This (24th) Congress will be long remembered as the one which gave

rise to such a protracted and heated contest for speaker- to which

S position Mir. U. P. Banks pf Massachusettes was finally elected.

This was the first triumph of importance of that fanatical party

(now called Republican) which led to the disruption of the Union

four years later. Before this struggle for speaker had been de-

cided, and during the Christmas Holidays my wife and I repaired

to Casa Bianca, Florida, by invitation of our aunt, Mrs A.

Beatty. While there I entered into an agreement with her for the

conduct of her plantation under my supervision etc. Ly wife re-

mained at Casa Bianca and I returned to my duties at Washington City;

only coming out to Florida during the vacation. My term of service

in Congress expired the 4th of March 1857. The same day ar. Buch-

n.ana was inaugurated President .for four years. He appointed me

Governor and Superintendent of Indian Affairs of Washington

Territory, (The same position had been tendered him by President

pierce, but declined) but I did not accept, wishing to take my

wife's advice on the subject. On consultation with her I determined

not to return to Washington Territory, believing firmly that the

days of the Union were already numbered and not wishing to be ab-

sent from the land of my birth when her hour of trial came. I

resigned the position tendered me by !r. Buchanan and devoted my-

self exclusively to planting at Casa Bianca. In 1860 when it be-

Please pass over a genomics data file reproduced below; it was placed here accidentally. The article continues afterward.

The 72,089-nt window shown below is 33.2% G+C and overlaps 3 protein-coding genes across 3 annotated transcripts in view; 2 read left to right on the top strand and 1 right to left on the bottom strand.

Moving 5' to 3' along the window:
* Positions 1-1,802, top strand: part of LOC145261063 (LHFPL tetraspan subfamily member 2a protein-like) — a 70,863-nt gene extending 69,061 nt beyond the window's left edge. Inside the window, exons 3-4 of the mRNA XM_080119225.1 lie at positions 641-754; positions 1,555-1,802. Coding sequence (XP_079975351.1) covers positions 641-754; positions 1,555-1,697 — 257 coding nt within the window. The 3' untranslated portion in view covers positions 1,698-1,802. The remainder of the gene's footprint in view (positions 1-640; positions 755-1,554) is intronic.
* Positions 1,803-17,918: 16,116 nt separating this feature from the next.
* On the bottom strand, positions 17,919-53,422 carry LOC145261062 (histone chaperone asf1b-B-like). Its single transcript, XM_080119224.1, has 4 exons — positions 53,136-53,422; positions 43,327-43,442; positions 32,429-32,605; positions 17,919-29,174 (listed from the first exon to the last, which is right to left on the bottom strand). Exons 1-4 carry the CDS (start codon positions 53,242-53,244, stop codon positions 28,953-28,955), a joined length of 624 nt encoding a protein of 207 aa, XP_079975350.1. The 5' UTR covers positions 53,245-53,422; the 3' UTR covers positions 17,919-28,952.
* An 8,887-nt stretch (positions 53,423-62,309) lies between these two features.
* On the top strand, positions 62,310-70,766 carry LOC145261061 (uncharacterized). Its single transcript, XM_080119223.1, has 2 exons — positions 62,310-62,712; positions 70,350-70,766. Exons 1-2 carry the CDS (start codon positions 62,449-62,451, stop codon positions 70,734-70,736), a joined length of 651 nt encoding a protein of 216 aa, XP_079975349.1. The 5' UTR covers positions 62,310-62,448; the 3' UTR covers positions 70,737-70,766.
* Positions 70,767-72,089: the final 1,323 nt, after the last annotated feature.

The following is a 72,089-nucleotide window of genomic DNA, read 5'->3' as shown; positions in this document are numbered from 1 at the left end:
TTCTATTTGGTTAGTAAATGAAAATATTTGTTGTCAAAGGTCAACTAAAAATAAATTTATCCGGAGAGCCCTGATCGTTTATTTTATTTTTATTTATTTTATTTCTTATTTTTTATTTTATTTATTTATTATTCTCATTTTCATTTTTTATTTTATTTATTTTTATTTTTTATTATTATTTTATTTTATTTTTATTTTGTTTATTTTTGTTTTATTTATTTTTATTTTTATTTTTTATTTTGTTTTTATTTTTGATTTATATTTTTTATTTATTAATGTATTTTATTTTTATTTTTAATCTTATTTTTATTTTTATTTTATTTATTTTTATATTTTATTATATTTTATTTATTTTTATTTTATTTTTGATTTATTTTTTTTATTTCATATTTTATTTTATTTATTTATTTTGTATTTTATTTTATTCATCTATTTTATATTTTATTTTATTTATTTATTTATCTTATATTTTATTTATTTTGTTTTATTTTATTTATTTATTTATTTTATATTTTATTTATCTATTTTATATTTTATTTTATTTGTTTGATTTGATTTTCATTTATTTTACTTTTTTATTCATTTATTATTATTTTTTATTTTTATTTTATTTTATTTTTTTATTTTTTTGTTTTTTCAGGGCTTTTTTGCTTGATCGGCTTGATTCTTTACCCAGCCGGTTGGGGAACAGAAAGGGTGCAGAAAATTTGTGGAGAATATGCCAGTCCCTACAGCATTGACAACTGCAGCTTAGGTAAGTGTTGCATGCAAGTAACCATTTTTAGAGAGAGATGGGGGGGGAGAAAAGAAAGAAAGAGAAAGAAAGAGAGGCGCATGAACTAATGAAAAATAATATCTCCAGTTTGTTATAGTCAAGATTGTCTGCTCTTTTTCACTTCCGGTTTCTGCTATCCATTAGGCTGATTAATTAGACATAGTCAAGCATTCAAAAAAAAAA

came certain that Mr. Lincoln was elected President of the United

States,-the people of Florida feeling alarmed for the 'safety of
,:: their rights and institutional, .began to hol. primary meetings to

a general Convention of the states in December 1860. I was elected

a delegate from Jefferson County to a general convention of the

State which assembled at Tallahassee the 1st of January 1861, and

passed the ordinance od secession.on the 10th day of the same month-

which received my hearty approval. WVhile the Convention was yet '- .

in session the Covernor deemed it prudent to seize such forts .
ordinance and ordinance stores as he could belonging to the
-9- -

United States within the limits of the state. For this purpose a

force was sent to Pensacola, to seize the Navy Yard, Forts

Barrancas, McRee and Pickens. A Volunteer Company of young men

of Jefferson County, of which.I was captain, came through Tallahassee

en route to Pensacola to assist in taking Fort Pickens, to which all

the U. S. troops then at Pensacola had. now retired. At the request

of the Company, signified to me in Tallahassee while they were

awaiting transportation to St. Marks, I agreed to command them in

this expedition. Another company under Captain Amaker, from Talla-

hassee, was also going on the same errand. We failed at'St. IMarks

to get steamboat transportation- returned to Tallahassee and started

overland by Quincy, Chattahoochie etc. Captain Amiker's commission

as captain was older than mine (by one day) but at his urgent request

and that of Governor Perry I consented to assume the command of the

two companies. Having marched to Chattahooohie Arsenal we were

:. stopped by a dispatch from. Gov, Perry directing us to remain there
till further orders. In about a week it was decided by the officer

in command of the Florida troops at Pensacola not to attack Fort

Pickens, and he accordingly dispatched Gov. Perry to disband my de-

tachment. In the meantime the Convention of Florida had T-F-TEK

determined to send delegates to a convention of such southern states

as had seceded from the Union, which was to meet in February in

Montgomery, Alabama. These delegates from Florida were to be appoint-